- Level 4 includes fully automated driving functions where the vehicle operates independently, requiring the driver to at least remain able to drive in cases of rare scenarios where the vehicle may not have prior operational programming. Google's Waymo is an example of a company in this segment.
- Level 5 is a full automation scenario where no driver intervention is required at all. This level of IoT roll-out is still a work-in-progress.
- Other key players in the IoT use cases for the autonomous vehicle market include GM Motors' Chevrolet Cruise AV, which is a fully autonomous car, Waymo, which is running tests for their autonomous vehicle products at Phoenix, Arizona, Yandex, and Argo AI.
- Some top IoT applications in the autonomous vehicle market include lane control, adaptive cruise control (ACC), automatic emergency braking system (AEBS), Light Detection and Ranging (LIDAR), street sign recognition, vehicle-to-vehicle (V2V) communication, and object or collision avoidance system (CAS).
- Lane control involves the monitoring of distances to adjacent vehicles, lane markers, and road edges using cameras and the global positioning system (GPS) to stay safely within the right lane.
- The ACC is a safety feature used to maintain safe distances between the autonomous vehicle and the vehicle ahead.
- The AEBS is a safety feature used in automatically stopping the autonomous vehicle, therefore, avoiding collisions.
- LIDAR is a perception tool in autonomous vehicles used to measure distance and identify surrounding objects using laser-emitting sensors.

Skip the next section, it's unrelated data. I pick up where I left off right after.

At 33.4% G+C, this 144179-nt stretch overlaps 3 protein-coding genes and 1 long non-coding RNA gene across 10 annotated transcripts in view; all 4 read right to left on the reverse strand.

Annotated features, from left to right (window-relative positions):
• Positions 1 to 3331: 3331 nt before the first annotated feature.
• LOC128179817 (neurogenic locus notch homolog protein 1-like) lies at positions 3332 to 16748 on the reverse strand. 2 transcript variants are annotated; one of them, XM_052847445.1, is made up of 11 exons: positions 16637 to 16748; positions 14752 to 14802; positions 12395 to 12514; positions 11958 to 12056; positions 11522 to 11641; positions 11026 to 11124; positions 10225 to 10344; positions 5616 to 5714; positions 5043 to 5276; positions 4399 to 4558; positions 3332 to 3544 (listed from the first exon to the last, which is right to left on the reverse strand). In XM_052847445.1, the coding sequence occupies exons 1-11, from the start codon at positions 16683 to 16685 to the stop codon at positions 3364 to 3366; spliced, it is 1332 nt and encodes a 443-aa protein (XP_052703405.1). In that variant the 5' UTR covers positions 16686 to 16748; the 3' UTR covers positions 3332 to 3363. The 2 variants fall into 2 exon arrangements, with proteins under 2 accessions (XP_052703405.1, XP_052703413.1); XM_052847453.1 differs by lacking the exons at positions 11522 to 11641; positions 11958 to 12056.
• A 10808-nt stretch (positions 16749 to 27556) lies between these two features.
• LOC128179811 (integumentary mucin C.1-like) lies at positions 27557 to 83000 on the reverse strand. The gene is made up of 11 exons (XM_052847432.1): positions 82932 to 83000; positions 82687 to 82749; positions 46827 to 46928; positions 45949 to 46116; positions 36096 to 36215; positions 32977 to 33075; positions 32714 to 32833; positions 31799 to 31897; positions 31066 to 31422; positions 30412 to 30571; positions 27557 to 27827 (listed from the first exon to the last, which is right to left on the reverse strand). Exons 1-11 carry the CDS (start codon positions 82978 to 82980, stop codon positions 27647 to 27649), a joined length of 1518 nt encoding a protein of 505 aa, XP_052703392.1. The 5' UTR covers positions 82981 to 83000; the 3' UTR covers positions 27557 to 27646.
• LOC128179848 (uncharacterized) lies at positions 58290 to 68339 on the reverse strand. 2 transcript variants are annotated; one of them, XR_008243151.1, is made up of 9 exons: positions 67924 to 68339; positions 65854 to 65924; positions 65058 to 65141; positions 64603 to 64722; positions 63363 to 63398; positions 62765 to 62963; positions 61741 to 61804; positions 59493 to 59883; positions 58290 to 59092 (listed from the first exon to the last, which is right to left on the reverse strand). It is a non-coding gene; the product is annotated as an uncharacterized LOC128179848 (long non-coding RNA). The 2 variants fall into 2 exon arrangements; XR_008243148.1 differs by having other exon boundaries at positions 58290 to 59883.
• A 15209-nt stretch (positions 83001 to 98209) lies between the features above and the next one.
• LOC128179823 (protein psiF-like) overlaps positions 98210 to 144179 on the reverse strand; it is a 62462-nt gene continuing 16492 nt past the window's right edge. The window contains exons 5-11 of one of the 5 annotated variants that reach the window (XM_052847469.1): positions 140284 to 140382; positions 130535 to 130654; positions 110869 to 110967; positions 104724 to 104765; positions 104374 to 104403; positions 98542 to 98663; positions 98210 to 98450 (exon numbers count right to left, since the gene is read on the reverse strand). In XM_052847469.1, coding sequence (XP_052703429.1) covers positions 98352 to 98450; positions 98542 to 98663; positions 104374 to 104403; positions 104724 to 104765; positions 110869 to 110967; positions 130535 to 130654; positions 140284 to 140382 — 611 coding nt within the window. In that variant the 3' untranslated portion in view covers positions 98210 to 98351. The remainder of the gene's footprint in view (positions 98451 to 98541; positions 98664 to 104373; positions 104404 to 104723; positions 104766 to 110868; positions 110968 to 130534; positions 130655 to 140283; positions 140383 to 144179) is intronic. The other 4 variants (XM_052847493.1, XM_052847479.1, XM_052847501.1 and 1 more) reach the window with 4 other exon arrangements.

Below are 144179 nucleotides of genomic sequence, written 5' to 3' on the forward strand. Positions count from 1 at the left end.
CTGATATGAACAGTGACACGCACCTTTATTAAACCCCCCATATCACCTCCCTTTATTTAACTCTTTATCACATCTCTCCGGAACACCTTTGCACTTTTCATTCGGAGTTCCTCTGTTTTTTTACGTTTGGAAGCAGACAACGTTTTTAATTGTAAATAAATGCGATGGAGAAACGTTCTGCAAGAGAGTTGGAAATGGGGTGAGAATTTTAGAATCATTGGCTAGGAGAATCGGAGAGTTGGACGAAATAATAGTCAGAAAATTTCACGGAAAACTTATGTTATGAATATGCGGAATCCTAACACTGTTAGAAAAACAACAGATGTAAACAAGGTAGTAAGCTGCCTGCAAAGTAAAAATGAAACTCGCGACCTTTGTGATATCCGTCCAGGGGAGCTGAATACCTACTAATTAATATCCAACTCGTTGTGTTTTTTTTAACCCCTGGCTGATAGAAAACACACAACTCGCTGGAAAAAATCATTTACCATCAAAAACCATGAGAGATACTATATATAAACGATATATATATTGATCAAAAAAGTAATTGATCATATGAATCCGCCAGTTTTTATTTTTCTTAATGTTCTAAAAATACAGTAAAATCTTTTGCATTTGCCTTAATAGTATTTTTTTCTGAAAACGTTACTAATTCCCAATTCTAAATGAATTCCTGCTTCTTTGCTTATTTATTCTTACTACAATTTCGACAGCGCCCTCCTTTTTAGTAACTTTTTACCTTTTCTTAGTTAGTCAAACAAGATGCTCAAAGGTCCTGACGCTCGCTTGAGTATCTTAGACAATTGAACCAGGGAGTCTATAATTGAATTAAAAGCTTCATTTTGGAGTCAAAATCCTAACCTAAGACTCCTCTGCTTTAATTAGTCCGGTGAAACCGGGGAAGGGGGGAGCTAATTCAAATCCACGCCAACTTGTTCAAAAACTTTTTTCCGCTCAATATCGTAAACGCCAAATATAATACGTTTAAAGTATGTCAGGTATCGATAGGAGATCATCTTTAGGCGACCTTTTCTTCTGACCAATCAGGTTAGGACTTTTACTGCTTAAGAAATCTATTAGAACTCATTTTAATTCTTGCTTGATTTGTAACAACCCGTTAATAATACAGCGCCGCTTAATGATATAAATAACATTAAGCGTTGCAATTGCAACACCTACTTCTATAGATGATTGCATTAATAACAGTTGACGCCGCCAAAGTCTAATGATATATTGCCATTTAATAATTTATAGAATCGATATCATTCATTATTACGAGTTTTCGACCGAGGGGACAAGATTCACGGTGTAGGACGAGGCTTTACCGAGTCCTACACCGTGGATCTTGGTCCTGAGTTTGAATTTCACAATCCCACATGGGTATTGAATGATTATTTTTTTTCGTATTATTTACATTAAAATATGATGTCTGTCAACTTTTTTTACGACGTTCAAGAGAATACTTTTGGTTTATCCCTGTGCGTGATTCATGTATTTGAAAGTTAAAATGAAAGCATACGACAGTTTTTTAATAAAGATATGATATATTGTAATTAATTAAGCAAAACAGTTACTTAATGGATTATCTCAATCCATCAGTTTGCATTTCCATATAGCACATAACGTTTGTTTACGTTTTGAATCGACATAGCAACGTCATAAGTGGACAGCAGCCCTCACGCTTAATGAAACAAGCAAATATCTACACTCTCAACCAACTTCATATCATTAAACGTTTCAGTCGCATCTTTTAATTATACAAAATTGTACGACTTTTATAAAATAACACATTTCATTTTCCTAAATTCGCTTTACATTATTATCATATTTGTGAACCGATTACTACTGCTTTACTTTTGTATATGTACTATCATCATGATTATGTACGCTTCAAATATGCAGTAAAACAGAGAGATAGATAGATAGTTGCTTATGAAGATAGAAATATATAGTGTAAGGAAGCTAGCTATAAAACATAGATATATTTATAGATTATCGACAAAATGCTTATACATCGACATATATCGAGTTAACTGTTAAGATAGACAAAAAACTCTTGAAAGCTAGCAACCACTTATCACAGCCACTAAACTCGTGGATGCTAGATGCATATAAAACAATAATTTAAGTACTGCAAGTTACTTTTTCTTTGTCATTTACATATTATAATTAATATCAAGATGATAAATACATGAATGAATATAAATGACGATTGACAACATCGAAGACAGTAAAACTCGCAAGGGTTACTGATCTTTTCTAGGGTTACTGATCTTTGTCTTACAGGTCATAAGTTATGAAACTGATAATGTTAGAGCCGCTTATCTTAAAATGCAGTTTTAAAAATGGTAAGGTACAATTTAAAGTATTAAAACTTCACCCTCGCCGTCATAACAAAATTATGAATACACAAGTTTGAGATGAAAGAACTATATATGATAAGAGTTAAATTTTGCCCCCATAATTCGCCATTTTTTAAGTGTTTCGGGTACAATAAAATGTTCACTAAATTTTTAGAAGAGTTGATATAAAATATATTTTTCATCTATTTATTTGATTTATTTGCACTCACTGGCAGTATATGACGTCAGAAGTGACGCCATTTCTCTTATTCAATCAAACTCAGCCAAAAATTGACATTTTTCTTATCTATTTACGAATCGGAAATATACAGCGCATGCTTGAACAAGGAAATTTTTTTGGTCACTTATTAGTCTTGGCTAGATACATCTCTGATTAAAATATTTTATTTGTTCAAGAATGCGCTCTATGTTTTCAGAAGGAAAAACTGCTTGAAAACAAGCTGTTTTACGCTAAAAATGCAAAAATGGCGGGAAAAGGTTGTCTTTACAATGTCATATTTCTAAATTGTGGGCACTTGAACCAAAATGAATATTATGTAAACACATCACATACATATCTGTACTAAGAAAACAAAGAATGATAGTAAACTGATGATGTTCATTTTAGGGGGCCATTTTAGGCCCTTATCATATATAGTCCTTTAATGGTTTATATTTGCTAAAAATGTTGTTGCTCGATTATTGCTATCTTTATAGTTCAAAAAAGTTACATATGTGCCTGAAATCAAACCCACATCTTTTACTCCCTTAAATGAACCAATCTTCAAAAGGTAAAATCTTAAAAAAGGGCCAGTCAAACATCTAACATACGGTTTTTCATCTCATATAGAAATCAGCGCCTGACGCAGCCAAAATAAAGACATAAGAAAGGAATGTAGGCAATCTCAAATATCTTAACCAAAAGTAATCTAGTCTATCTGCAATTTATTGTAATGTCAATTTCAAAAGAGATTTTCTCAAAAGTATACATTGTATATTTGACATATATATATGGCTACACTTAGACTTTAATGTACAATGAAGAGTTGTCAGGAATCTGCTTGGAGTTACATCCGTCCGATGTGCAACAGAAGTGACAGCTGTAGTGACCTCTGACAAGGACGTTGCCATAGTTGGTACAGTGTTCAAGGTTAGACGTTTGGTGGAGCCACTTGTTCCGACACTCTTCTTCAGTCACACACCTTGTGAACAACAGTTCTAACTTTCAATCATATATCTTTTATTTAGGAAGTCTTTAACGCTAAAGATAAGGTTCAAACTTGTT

- The street sign recognition feature is used in the processing of sensor data to identify road signs.
- V2V communication enables the exchange of information between connected vehicles, therefore, improving road safety.
- The CAS helps avoid collisions through the integration of various features, including object detection and AEBS.
(i) Project OWL: Wireless Mesh Network-Configured IoT Devices to be Deployed
- A link to the article posted on July 6, 2020, can be found here.
- The article discusses an organization, whereabouts, and logistics (OWL) project triggered by the 2017 and 2018 hurricanes. The open-source project combines IoT, LoRa connectivity, and mesh networking to configure devices that can be quickly and easily deployed during crises to provide communication, following the resultant unavailability of traditional communication protocols.
(ii) IoT: The Fight Against COVID-19
- A link to the article posted on July 10, 2020, can be found here.
- The article discusses the various ways that IoT has been deployed during the COVID-19 crisis to help alleviate its impact, including the deployment of low power network devices, including those running on bespoke mesh networks. The devices are worn by workers and are used to emit alarms when the workers are too close to each other, therefore, reminding them to observe social distancing.
(iii) On Semiconductor Bluetooth Low Energy Mesh Networking Innovation
- A link to the article posted on June 23, 2020, can be found here.
- The article discusses a Bluetooth Low Energy mesh networking innovation developed by On Semiconductor optimized for various applications, among them industrial IoT, which is gaining recognition across multiple sectors, including smart cities, industrial, logistics, agricultural, and enterprise.
(iv) Silicon Labs and Wi-SUN Partnership
- A link to the article posted on 1 July 2020, can be found here.
- The article discusses Silicon Labs' commitment to and partnership with Wi-SUN, a key mesh networking solutions player for the smart, connected IoT applications, which is expected to drive the advancement of the IEEE and the LPWAN connectivity through global standards-based and interoperable solutions.